In The Ode Less Travelled: Unlocking the Poet Within and elsewhere, British actor, director, and writer Stephen Fry has argued for the enduring power of conventional poetic forms and has claimed that free-verse has led to laziness. It's hard to argue against either point, although I might just add that conventional forms can lead to laziness, too, perhaps of a different kind; for instance, there's something "automatic" about Wordsworth's later sonnets. Anyway, I thought I should write a sonnet with Stephen Fry's name all over it, and perhaps in so doing I'll even support my claim that conventional forms may elicit laziness, too, although I think frivolity is the more prominent quality.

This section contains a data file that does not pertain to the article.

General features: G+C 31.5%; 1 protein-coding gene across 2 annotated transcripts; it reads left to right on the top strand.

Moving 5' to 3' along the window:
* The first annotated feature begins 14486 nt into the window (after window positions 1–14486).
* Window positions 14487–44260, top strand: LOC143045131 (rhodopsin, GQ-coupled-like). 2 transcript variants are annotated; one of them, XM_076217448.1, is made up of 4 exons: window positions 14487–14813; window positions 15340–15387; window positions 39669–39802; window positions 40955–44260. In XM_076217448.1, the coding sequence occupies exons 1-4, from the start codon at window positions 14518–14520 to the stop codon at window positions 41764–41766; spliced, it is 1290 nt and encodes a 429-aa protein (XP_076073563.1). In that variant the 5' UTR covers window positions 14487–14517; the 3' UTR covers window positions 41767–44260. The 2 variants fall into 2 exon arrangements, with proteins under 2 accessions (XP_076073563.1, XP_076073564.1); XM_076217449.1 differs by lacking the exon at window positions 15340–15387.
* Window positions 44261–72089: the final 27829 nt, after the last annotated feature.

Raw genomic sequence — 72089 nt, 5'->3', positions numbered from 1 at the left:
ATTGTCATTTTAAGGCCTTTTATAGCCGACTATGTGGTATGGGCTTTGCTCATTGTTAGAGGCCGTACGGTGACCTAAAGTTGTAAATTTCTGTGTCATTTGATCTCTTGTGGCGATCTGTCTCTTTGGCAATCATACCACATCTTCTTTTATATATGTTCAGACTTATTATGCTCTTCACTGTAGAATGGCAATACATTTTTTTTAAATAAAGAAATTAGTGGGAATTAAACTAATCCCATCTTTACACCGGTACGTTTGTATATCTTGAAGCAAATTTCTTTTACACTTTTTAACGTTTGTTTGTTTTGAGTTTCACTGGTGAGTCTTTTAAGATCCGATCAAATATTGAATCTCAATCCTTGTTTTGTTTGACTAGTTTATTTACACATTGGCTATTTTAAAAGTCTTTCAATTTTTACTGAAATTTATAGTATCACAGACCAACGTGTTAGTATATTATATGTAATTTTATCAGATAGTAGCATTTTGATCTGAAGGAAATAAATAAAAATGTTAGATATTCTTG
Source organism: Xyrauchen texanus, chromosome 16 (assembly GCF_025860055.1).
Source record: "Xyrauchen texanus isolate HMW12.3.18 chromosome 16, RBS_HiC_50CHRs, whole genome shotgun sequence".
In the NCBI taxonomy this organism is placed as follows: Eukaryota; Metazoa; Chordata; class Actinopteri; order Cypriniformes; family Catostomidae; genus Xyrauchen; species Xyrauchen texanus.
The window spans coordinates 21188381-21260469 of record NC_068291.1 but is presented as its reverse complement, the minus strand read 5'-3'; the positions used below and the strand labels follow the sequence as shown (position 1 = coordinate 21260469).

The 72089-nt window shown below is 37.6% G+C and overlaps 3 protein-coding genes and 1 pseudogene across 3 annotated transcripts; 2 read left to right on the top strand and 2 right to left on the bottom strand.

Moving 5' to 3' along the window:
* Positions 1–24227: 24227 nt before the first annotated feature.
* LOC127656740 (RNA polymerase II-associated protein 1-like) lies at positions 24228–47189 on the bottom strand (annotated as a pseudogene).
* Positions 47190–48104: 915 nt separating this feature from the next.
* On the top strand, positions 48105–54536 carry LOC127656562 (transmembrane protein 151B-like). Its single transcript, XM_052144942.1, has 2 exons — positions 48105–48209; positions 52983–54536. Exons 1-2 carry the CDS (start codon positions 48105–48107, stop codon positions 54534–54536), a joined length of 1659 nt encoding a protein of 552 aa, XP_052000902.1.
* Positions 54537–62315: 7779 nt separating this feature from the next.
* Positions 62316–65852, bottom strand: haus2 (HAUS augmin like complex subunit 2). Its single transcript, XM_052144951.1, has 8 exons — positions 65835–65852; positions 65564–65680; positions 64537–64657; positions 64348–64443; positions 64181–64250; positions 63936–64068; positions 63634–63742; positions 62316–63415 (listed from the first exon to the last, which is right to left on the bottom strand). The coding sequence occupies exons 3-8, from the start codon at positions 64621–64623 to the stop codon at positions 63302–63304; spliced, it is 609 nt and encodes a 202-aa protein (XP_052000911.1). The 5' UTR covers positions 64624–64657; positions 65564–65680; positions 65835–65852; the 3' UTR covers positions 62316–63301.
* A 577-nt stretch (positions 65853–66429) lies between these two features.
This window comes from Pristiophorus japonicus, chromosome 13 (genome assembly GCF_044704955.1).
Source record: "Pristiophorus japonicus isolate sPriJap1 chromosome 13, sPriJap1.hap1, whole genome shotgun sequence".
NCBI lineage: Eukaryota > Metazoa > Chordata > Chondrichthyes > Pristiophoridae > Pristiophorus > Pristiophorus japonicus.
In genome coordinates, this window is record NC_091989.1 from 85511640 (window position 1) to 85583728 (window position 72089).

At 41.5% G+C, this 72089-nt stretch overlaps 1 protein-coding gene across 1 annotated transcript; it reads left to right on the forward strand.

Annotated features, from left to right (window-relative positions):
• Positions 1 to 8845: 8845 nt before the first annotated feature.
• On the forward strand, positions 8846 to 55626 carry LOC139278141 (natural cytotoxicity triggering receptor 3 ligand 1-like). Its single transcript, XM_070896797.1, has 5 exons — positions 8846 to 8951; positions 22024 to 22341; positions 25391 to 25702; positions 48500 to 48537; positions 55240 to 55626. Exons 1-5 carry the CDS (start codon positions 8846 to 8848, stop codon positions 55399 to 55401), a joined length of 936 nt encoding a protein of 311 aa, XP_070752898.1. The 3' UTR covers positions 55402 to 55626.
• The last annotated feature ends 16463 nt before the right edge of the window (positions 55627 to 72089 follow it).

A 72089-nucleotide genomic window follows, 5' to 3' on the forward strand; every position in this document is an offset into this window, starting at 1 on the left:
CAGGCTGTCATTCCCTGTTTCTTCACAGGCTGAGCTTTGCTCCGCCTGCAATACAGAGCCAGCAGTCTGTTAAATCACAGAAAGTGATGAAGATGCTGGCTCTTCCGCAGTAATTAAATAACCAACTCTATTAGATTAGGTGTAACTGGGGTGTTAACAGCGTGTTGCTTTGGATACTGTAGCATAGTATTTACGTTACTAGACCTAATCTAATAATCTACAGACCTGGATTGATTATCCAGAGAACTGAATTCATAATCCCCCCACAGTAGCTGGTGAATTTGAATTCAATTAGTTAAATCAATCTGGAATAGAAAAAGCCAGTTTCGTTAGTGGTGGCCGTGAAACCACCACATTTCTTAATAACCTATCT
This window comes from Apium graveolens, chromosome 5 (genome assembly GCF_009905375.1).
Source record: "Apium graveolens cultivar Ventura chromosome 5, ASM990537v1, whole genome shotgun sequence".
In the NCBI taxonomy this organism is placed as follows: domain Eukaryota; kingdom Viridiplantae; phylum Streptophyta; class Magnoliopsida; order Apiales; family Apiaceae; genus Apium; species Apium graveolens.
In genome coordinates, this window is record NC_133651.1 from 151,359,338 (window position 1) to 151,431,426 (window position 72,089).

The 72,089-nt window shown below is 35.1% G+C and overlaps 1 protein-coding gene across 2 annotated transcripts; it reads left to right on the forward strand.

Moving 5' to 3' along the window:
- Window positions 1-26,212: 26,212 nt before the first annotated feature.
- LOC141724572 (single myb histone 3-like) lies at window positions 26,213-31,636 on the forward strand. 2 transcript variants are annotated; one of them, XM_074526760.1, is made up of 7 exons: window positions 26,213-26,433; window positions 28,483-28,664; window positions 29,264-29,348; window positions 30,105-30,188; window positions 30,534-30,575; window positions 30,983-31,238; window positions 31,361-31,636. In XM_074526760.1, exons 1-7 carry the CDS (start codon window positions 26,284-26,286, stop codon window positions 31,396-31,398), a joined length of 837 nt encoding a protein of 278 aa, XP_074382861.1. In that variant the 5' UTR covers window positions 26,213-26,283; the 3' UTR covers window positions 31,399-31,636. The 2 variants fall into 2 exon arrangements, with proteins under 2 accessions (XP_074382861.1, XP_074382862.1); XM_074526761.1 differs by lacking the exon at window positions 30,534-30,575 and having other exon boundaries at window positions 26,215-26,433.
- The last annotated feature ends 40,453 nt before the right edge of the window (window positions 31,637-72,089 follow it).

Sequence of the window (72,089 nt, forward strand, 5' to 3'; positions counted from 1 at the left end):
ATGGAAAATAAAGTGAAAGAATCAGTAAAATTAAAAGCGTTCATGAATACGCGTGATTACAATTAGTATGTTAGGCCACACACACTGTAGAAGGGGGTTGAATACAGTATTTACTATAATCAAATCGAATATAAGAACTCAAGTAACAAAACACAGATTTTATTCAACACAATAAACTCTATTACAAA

Stephen Fry Sonnet
I've heard it said that Mr. Stephen Fry
Would like more formal poems to be made.
I'm happy to oblige; moreover, I,
As you are witness to, have not delayed,
Have lept into this sonnet form with zest,
Alluding-to, as sonnets do, the glib,
Bright, talented tall man, the best
Portrayer of both Jeeves and Wilde. A squib?
Well, I suppose you could call this poem that.
But there's no rule that says one can't write fast
And pounce upon a formal poem: iambic cat.
Well, as you know, the couplet's what comes last.
Let cups be raised, then, to one Stephen Fry,
Who likes his poems in form and has said why.
I note that I cheated, in a way, by asking the reader to pronounce "poems" in two syllables in line 2 but only in one syllable ("pomes") in line 14. Sonneteers are such cheaters. And makers of terrible puns: note "Let cups" in line 13--couplets/Let cups--oh, the horror, made worse by my being pleased.